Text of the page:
‘White privilege’ cannot be ignored or understated; we must promote dialogue to see ‘lasting change’

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‘White privilege’ cannot be ignored or understated; we must promote dialogue to see ‘lasting change’

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Though the concept of white privilege is not a new one — the origins go back to W. E. B. Du Bois’ idea of a “psychological wage” for white workers, which he explored in his 1935 text “Black Reconstruction in America”  — it is still as relevant today as it was 80 years ago. Theodore W. Allen studied and analyzed white privilege for 40 years, beginning in the ‘60s, and Peggy McIntosh helped popularize the term in the late ‘80s.

The basic idea of white privilege, though it is impossible to accurately condense decades of research into a single sentence, is that those with white skin, especially males, are given innumerable societal advantages — not because they have earned them in some way, but because of how light their complexion is. Many white people accept that they are treated inherently better than people of color on a basic societal level, but there are plenty who do not, and tension often arises when people wade more into the gritty details of what white privilege is and what it means to our society.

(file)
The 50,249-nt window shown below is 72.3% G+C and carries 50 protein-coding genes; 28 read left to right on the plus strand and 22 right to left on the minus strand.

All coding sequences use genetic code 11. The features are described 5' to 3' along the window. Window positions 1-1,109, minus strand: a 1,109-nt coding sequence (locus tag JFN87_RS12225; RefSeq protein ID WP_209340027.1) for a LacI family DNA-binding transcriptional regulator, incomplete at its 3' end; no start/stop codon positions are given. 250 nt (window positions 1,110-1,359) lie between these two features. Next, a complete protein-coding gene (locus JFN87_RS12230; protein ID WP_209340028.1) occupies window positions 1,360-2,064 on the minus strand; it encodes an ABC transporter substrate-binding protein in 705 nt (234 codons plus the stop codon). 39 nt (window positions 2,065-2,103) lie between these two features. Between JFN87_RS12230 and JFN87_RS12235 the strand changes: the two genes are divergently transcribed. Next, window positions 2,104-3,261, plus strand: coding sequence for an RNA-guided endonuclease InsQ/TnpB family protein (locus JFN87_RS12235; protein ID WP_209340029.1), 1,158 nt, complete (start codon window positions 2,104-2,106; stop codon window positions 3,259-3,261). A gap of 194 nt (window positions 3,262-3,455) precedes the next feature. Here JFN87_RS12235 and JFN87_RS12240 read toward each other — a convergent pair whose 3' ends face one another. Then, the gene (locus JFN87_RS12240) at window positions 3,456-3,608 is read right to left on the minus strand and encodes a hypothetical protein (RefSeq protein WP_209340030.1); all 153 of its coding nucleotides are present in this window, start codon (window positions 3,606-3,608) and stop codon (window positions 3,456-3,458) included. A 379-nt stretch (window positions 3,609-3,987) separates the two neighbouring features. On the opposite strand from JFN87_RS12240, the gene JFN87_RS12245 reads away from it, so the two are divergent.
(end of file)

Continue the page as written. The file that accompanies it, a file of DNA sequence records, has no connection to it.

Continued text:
In May 2014, Time published an article entitled “Why I’ll Never Apologize for My White Male Privilege,” which was greeted online with much uproar. The author, an undergraduate student at Princeton University, an Ivy League school, argued that according to those who promote the concept of white privilege, “nothing [white people] have accomplished is real.”

The author goes on to explain that many of his family members were directly affected by the Holocaust, sarcastically referring to each tragedy that befell his family as a “privilege.” He talks about how hard his father worked to earn his degree from a top graduate school in order to get a good job and to provide for his family for 25 years. But the author misses the entire point of white privilege as a concept.

No one is saying that white people do not work hard to earn their overall place in life. They are saying that white people have some basic societal advantages because of their skin color. White people can generally feel safe around law enforcement. They do not have to explain to their children why society places less value on them because of the color of their skin. They are never asked to be a representative for their race as a whole. These are only a few of many examples.

The response to the concept of white privilege is comparable to that of President Obama’s now infamous “you didn’t build that” line, where he talked about how no one can be successful without the help of those around us.

“If you were successful, somebody along the line gave you some help,” Obama said in a 2012 campaign speech in Virginia. “There was a great teacher somewhere in your life. Somebody helped to create this unbelievable American system that we have that allowed you to thrive. Somebody invested in roads and bridges. If you’ve got a business—you didn’t build that. Somebody else made that happen.”

Obama could have been clearer in how he said it, but anyone who was truly paying attention would have realized he was saying that we as a society work together to provide goods, services and support to each other. No one can achieve success solely as a result of his or her own hard work. We rely on each other for assistance, and that is a positive, necessary thing.